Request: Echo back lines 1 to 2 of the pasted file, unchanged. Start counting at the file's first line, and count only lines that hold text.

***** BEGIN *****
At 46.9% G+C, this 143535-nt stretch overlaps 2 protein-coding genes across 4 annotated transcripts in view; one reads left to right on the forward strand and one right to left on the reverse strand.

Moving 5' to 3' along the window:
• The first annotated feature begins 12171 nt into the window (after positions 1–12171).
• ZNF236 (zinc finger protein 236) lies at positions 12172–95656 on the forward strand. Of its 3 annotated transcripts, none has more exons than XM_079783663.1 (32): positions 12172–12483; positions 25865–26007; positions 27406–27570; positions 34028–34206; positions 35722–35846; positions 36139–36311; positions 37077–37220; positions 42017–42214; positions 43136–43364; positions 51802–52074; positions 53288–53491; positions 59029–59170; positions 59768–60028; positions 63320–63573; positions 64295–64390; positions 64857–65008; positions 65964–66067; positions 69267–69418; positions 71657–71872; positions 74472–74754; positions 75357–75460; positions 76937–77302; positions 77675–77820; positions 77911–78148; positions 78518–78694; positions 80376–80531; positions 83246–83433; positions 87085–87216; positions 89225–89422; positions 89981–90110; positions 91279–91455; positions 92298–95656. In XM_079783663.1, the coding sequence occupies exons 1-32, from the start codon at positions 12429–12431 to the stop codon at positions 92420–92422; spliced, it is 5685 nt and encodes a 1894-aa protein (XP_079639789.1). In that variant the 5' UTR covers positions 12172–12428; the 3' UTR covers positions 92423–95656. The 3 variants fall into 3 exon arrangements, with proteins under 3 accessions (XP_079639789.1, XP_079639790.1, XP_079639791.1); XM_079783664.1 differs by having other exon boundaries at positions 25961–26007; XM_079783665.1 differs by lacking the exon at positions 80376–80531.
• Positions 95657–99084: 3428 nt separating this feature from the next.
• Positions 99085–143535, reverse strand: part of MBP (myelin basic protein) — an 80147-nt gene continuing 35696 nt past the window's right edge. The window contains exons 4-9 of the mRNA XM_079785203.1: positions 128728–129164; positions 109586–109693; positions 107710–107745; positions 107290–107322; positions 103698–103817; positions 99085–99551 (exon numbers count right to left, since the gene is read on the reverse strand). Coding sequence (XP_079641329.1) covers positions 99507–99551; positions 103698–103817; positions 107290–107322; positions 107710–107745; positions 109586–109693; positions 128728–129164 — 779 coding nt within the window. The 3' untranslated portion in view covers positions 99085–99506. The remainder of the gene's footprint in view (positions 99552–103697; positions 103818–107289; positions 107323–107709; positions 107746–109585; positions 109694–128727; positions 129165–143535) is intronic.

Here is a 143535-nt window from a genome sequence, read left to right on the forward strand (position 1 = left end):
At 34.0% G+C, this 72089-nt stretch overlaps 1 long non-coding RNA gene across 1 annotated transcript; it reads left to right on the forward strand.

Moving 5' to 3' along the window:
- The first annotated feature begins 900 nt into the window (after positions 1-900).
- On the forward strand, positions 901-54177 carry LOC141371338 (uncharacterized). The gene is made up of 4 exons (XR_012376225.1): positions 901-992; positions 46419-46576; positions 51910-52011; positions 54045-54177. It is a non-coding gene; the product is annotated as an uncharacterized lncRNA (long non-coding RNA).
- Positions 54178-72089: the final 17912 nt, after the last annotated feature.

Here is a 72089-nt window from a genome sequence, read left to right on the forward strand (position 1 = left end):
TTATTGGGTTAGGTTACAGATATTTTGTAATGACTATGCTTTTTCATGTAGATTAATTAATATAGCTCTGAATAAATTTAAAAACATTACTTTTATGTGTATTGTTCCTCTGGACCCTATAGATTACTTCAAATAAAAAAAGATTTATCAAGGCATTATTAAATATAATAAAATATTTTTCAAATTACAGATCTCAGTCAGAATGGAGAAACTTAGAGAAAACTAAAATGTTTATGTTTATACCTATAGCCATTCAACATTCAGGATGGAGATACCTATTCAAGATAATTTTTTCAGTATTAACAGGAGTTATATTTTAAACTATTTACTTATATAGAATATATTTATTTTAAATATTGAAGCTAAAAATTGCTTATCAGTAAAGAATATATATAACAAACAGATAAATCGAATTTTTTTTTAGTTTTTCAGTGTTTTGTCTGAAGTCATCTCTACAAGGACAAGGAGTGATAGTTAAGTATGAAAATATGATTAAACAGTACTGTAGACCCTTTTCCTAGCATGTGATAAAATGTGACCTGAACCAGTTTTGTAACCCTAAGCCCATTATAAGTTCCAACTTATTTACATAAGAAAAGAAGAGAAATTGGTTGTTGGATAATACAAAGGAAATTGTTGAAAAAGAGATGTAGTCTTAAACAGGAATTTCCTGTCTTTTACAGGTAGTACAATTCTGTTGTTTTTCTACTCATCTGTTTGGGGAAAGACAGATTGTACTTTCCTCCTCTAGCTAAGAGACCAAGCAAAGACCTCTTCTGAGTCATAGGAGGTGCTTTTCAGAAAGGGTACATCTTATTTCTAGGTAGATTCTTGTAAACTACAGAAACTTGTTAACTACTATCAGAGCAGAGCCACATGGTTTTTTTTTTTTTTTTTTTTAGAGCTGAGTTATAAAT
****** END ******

At 46.9% G+C, this 143535-nt stretch overlaps 2 protein-coding genes across 4 annotated transcripts in view; one reads left to right on the forward strand and one right to left on the reverse strand.

Moving 5' to 3' along the window: